(Nevermind I spent the first three-score hours misunderstanding why grapeshot never hit the enemy gunners...) Once you get to the mid-game ships, it's all down to RNG and you are better off charging. Which disappoints me greatly.

It does not seem like it would have been beyond even this ship combat system to have had a very simply relative position as well as relative facing (I mean, you only need quarters!) - you could have done it just by having straight move+turn+ straight move (if you imagine each section as seperated by a diagonal).

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12 hours ago, xzar_monty said:

Why is Xoti not well written?  Doesn't she rather well represent a particular kind of religious zealot (say, a North American foaming-at-the-mouth-abortion-campaigner who is so set in their ways that objective facts simply don't register)? I agree that she is unlikeable and foolish - but not well written? Why?

I guess most people don't really distinguish between "I don't like it" and "it is bad". Because if I don't like it then surely there must be something wrong with it. :)

I also think that most people are unfit for judging the quality of writing.

I loathe books like "The Name of the Rose", "L’Homme qui rit" or "La sombra del viento" (still read them though, urgh). But I would'nt say tht they are not well written. 

 

Or would I? ;)


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7 hours ago, Aotrs Commander said:

Naval combat. I hate to chime in on that. I really do. I tried with it, really I did. But when I realised that there is no way to actually move around the enemy vessel (meaning you'll be stuck facing its gun after turn one unless it very rarely tries to charge you), it meant that there were no tactics really worth bothering with. You can't, for instance, shooting their mast off and then sailing around their arse or the side without so many guns or something.

(Nevermind I spent the first three-score hours misunderstanding why grapeshot never hit the enemy gunners...) Once you get to the mid-game ships, it's all down to RNG and you are better off charging. Which disappoints me greatly.

It does not seem like it would have been beyond even this ship combat system to have had a very simply relative position as well as relative facing (I mean, you only need quarters!) - you could have done it just by having straight move+turn+ straight move (if you imagine each section as seperated by a diagonal).

You are correct that the naval combat lacks some fetures that would make it make more fun (like being able to sail around a big, heavy ship with a much smaller, faster ship as a tactic).

Also the game does a very, very ppor job of explaining the rules to you. Actually it's a complete refusal... 

But: once you figured out how it actually works it's a very easy way to get XP and money (and some items) really early - and it takes a lot less time and levels than boarding.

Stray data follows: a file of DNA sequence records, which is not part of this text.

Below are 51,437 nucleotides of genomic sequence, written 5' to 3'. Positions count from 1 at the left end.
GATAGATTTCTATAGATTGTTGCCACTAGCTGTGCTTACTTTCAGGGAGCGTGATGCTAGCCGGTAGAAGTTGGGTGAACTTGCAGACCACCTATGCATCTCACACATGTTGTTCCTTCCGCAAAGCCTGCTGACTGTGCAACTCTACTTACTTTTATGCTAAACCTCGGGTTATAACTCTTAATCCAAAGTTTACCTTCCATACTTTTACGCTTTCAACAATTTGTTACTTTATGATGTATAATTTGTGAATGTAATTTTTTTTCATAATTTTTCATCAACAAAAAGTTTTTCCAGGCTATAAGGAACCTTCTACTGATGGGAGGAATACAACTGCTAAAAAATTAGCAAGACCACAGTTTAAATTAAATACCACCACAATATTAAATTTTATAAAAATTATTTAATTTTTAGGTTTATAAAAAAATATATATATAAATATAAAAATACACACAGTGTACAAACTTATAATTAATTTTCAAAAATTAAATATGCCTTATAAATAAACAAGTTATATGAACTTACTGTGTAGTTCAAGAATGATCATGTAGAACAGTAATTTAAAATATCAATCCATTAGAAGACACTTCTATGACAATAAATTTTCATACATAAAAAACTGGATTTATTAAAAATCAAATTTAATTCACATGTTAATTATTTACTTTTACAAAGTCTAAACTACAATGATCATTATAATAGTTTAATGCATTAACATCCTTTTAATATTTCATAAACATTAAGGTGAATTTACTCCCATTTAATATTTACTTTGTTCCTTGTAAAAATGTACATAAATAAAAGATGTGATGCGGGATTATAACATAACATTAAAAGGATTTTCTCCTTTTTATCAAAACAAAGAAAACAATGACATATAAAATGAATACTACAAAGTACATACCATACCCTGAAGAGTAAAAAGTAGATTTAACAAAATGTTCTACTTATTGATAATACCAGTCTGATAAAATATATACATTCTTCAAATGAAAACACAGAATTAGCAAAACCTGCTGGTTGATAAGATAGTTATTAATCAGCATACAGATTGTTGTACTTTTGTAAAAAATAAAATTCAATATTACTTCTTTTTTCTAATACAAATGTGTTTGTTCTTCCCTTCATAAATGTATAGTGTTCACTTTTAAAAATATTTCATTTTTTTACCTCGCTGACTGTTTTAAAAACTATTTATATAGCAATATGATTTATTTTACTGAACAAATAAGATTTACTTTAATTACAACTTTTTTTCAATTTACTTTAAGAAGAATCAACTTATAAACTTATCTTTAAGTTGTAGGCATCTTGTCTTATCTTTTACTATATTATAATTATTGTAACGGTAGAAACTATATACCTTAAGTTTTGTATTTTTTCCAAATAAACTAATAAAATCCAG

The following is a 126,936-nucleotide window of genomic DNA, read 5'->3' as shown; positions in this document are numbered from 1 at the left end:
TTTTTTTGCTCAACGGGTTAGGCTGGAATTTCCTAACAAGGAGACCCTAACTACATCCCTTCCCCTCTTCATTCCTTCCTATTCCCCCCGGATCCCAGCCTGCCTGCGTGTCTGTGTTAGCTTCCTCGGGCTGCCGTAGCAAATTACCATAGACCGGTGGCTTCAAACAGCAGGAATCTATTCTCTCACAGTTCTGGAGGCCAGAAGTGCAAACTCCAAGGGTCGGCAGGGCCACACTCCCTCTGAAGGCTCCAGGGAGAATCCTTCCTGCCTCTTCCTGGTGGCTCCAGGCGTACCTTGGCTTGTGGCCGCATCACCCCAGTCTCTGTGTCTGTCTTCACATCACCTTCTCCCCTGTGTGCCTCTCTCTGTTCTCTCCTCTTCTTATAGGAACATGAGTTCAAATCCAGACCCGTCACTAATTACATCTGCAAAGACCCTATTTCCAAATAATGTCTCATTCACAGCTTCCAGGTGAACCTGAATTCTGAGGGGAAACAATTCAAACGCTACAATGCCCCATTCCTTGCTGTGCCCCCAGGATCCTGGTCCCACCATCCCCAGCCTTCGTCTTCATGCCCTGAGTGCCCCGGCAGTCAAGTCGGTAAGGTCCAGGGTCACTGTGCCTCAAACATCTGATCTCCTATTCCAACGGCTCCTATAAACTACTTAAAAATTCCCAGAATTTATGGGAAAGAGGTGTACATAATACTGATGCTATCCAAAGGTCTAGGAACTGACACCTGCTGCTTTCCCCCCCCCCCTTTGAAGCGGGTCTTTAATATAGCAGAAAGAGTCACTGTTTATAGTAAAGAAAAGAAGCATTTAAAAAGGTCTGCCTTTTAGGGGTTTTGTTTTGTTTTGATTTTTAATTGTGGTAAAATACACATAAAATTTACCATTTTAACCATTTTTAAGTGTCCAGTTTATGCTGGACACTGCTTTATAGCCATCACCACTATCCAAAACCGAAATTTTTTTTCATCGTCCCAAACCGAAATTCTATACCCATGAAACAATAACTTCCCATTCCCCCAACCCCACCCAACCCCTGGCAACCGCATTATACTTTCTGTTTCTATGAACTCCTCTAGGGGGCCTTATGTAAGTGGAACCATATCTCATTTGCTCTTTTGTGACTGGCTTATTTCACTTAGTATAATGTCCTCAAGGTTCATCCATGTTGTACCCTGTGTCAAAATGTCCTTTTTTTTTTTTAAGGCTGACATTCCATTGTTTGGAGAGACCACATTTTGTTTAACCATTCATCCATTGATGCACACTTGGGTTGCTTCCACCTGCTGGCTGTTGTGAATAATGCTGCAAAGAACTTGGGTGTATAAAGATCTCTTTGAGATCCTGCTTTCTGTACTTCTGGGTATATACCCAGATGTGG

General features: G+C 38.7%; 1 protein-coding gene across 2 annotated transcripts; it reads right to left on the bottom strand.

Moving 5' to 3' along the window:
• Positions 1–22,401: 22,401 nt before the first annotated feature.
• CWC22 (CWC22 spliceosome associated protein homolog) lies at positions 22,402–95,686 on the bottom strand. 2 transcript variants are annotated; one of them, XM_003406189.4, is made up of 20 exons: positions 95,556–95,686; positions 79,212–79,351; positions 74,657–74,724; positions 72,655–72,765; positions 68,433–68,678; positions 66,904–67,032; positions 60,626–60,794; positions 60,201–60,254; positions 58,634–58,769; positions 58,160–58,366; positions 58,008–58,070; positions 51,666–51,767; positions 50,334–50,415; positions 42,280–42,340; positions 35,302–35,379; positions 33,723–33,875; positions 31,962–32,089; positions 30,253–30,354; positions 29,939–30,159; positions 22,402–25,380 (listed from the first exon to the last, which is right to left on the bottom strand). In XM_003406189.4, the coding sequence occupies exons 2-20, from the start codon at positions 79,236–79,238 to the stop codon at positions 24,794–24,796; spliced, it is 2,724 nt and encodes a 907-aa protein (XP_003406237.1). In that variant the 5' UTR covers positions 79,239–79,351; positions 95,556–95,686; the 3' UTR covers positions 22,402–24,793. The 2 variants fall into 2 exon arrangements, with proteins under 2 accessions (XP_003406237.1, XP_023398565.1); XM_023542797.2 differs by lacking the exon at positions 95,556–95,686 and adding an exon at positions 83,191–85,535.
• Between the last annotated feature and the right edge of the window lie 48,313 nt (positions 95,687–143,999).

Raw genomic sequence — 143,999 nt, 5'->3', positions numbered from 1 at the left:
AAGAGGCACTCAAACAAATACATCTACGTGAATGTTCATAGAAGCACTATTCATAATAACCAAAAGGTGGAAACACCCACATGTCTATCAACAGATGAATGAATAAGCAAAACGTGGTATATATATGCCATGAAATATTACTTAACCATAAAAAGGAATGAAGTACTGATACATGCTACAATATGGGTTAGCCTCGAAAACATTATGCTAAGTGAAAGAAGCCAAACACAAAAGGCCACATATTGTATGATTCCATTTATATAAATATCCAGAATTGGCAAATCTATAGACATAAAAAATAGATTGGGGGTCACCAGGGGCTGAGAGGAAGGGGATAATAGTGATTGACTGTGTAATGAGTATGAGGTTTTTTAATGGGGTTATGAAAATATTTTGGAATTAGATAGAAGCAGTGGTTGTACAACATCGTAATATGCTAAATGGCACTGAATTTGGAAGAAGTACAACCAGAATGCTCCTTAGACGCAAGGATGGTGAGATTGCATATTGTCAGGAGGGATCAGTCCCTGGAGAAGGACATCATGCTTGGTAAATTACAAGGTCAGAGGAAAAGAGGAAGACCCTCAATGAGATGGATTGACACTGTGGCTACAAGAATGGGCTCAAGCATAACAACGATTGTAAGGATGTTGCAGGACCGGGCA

However: if you don't know how (and don't want to spend your time with testing session or browse the forum for any ideas on how to do this naval battle stuff - which is totally understandable) - it can be a real chore. Missed opportunity. As I said so many times already: the biggest gripe I have with both Pillars games is the lack of proper explaining/examples/tutorials - let's call it communication.

It's like in general software development: everybody codes the heck out of his keyboard - but nobody does seem to so  proper commenting and documentation.

Of yourse usually you want to get the code done and afterwards do the documentation (because else you would have to change it all the time) - usually that means that the documention suffers the most from crush/deadlines. Also nobody likes to do it it seems...  


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2 hours ago, Boeroer said:

I guess most people don't really distinguish between "I don't like it" and "it is bad". Because if I don't like it then surely there must be something wrong with it. :)

I also think that most people are unfit for judging the quality of writing.

I loathe books like "The Name of the Rose", "L’Homme qui rit" or "La sombra del viento" (still read them though, urgh). But I would'nt say tht they are not well written.

 

I would probably agree with your first statement: for an awful lot of people, there is no distinction between what they don't like and what isn't well done. As for people's capacity for judging quality in writing: a pretty good clue is in the way they write themselves. If there are serious problems with syntax or if the vocabulary seems sorely lacking, they probably aren't in any position to comment on other people's writing.

 

I would be interested to know why you loathe The Name of the Rose. I mean, loathing is pretty strong. I can easily understand why somebody might not like it -- the exceedingly slow tempo would be reason enough -- but loathing is interesting.

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Yeah that was hyperbole. I just think it's boring. :) But I threw the book into a corner. One of the few books I didn't want to finish.

I like character development and expositions in general - but what I don't like is excessive descriptions of.... I don't know... archways, food, faces, clothing, whatever...